Dehydrating foods can be a wonderful addition to your emergency food pantry. Learn the pro, the cons, storage tips on dehydrating food for long-term storage.
Today, instead of fighting the Black Friday crowds, spend the day adding things that are frugal and delicious to your pantry.
Oats or wheat berries would form the base of the meal, and added to that would be any summer fruits that we had, chopped cob nuts or even walnuts if we had them
Not having electric power the job of preserving a portion of the harvest to help us out in the winter was a long one.
I would usually end up with six or eight jars of beet syrup, four or so jars of crushed leaves and several dozen eggs from the swapping of the mash. Not bad from a handful of seeds.
As I’ve said before the garden at Knowle cottage was big, but not huge. It took some creative planting to make sure we produced enough to feed the family.
I love having some “just-add-water” meals on hand for those busy days when I need to cook something fast.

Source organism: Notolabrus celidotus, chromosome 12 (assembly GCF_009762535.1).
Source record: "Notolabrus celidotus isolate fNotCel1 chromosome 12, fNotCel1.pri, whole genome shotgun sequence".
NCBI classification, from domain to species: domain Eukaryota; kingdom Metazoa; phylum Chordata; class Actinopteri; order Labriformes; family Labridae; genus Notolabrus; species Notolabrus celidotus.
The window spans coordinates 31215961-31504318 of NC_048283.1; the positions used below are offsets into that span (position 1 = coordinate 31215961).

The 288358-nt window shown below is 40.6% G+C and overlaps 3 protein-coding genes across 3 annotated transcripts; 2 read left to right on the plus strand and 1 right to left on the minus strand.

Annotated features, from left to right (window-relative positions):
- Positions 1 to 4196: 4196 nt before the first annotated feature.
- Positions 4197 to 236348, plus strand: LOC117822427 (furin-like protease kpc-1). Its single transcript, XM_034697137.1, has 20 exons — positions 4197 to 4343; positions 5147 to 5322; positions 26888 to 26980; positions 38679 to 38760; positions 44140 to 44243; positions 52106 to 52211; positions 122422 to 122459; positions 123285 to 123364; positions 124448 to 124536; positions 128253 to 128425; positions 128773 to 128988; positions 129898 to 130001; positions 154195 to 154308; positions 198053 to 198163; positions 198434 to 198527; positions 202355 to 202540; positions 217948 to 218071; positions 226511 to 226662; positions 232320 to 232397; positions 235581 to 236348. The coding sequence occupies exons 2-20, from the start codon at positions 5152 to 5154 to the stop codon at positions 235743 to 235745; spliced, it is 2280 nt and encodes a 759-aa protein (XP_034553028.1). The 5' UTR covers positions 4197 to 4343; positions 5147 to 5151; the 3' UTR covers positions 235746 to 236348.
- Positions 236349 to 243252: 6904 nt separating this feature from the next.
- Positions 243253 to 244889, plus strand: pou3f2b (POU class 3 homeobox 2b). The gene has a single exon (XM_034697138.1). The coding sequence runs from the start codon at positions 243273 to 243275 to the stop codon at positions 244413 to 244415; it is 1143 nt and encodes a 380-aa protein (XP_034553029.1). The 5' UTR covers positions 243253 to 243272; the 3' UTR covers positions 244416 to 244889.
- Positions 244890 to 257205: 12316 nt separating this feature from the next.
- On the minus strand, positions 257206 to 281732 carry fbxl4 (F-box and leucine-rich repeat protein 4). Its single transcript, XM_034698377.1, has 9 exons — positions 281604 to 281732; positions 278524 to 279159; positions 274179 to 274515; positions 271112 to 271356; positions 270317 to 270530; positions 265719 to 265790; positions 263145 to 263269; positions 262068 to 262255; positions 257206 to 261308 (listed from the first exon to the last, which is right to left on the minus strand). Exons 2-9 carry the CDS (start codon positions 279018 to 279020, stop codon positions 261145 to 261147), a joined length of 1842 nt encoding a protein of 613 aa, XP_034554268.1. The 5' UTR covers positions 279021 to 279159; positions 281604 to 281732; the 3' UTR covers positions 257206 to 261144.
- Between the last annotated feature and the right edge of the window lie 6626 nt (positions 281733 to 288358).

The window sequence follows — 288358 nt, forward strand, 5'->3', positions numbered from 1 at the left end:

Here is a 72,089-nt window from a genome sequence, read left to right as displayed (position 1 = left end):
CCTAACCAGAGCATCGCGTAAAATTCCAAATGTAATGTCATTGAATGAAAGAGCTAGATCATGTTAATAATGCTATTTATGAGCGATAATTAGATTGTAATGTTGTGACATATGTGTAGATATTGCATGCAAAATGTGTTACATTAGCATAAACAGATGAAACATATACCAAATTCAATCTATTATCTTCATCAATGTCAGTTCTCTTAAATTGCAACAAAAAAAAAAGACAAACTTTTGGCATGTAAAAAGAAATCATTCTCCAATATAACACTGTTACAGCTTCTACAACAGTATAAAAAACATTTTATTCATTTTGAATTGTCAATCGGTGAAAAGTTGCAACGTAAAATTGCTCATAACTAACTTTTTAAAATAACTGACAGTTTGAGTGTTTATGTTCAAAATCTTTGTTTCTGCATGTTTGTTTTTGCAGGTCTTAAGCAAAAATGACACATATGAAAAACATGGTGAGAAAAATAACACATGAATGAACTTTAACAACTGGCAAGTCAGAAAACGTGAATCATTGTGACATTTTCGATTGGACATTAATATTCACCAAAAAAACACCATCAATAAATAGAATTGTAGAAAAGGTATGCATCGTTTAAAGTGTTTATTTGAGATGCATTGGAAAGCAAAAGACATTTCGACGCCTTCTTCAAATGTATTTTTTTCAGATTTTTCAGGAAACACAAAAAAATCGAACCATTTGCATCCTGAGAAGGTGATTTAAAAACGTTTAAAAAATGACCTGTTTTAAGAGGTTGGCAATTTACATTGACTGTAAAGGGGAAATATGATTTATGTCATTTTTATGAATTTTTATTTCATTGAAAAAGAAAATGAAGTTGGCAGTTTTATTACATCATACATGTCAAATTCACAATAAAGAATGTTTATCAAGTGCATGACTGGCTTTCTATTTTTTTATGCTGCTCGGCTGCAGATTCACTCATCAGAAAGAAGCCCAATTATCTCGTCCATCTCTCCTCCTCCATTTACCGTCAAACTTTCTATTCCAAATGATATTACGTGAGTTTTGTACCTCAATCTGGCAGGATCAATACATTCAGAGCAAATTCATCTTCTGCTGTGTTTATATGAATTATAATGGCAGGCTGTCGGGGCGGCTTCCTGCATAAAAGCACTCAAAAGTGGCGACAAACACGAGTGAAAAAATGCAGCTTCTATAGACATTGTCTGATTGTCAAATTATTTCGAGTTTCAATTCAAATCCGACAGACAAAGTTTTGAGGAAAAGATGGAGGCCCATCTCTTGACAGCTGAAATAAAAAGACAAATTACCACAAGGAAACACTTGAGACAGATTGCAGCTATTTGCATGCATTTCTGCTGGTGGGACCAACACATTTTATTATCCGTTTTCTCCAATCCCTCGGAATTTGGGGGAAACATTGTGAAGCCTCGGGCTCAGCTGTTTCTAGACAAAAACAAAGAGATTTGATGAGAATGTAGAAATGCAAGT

Protein sources in an emergency situation are essential in maintaining a balanced diet. Learn how to preserve meat and some of the recipes to do so.
Making your own fruit roll ups is a cost effective solution to ensuring that your children are eating a healthy snack.
For centuries, dehydrating food was seen as a survival necessity and is the safest, most affordable way to preserve foods for long-term storage.
Dry soup mixes used with dehydrated vegetables are a great way to make use of extra vegetables. These soup mixes are fresh and packed with nutrition and can last for future uses.
Solar power is a huge untapped energy source that can be used to dry foods, heat water, dry laundry and create electricity.